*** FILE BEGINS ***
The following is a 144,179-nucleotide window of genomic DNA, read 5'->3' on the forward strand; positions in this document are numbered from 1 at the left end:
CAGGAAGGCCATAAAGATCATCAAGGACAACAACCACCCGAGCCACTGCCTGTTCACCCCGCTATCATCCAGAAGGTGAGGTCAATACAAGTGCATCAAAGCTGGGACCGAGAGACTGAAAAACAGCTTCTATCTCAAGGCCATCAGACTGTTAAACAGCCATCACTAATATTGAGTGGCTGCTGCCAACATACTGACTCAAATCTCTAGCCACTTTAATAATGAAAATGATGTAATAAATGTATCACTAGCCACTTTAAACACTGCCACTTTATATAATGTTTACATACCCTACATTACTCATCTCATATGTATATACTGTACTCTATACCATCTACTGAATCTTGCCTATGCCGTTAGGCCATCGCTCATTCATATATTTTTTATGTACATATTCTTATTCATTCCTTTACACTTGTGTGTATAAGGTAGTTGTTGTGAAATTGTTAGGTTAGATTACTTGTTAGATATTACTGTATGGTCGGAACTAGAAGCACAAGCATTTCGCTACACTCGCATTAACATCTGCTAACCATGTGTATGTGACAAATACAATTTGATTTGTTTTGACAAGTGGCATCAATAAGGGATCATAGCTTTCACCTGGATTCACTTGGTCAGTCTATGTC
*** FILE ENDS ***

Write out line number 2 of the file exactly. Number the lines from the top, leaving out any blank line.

CAGGAAGGCCATAAAGATCATCAAGGACAACAACCACCCGAGCCACTGCCTGTTCACCCCGCTATCATCCAGAAGGTGAGGTCAATACAAGTGCATCAAAGCTGGGACCGAGAGACTGAAAAACAGCTTCTATCTCAAGGCCATCAGACTGTTAAACAGCCATCACTAATATTGAGTGGCTGCTGCCAACATACTGACTCAAATCTCTAGCCACTTTAATAATGAAAATGATGTAATAAATGTATCACTAGCCACTTTAAACACTGCCACTTTATATAATGTTTACATACCCTACATTACTCATCTCATATGTATATACTGTACTCTATACCATCTACTGAATCTTGCCTATGCCGTTAGGCCATCGCTCATTCATATATTTTTTATGTACATATTCTTATTCATTCCTTTACACTTGTGTGTATAAGGTAGTTGTTGTGAAATTGTTAGGTTAGATTACTTGTTAGATATTACTGTATGGTCGGAACTAGAAGCACAAGCATTTCGCTACACTCGCATTAACATCTGCTAACCATGTGTATGTGACAAATACAATTTGATTTGTTTTGACAAGTGGCATCAATAAGGGATCATAGCTTTCACCTGGATTCACTTGGTCAGTCTATGTC